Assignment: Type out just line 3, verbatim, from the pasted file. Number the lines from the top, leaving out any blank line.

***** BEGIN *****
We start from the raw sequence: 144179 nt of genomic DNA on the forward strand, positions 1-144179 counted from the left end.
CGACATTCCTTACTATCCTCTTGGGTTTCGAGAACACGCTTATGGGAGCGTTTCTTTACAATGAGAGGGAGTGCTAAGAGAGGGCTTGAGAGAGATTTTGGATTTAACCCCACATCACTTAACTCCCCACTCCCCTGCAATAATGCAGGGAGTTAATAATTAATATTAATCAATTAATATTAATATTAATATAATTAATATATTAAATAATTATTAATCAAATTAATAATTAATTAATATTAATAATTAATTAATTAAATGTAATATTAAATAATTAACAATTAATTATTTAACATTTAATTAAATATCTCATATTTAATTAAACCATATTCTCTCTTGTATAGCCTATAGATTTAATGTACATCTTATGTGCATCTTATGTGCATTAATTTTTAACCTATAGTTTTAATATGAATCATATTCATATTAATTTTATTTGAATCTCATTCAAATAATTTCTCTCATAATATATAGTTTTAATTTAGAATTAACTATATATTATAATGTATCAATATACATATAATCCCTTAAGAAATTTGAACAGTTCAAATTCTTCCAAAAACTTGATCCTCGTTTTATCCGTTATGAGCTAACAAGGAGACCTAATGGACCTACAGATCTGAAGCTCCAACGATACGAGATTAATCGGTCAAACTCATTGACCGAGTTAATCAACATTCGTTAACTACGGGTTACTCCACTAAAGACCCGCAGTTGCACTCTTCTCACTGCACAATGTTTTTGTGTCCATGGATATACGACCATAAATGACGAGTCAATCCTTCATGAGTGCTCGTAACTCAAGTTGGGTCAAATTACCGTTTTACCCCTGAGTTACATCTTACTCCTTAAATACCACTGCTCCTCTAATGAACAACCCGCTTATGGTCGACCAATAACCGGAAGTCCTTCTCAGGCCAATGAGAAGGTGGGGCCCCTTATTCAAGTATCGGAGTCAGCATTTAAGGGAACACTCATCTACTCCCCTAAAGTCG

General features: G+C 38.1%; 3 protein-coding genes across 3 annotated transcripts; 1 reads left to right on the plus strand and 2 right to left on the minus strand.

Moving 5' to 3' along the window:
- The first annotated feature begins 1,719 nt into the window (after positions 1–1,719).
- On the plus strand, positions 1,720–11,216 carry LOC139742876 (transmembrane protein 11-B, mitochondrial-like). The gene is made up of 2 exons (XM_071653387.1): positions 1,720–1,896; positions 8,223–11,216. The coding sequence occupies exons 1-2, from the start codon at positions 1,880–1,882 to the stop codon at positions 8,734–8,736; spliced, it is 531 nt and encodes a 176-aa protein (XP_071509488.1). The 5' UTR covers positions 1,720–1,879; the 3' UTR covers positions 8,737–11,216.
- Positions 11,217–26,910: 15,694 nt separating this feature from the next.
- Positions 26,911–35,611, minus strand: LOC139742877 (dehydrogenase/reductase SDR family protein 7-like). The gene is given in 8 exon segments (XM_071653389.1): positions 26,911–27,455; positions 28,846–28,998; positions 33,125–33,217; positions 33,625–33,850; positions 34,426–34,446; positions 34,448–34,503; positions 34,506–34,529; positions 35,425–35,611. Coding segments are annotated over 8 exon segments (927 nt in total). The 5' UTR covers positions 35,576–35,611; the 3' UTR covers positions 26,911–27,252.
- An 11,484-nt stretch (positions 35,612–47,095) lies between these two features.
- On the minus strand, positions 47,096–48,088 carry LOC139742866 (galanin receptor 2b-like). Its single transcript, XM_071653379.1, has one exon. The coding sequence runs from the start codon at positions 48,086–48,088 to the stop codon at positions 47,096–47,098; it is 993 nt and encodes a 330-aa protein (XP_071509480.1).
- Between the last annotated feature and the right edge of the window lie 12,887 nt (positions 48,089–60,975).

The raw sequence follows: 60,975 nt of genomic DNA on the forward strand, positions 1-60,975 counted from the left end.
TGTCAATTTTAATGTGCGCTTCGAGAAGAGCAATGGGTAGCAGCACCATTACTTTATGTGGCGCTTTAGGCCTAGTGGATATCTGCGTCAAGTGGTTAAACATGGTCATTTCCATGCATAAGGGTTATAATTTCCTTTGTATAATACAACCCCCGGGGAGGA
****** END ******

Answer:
General features: G+C 38.1%; 3 protein-coding genes across 3 annotated transcripts; 1 reads left to right on the plus strand and 2 right to left on the minus strand.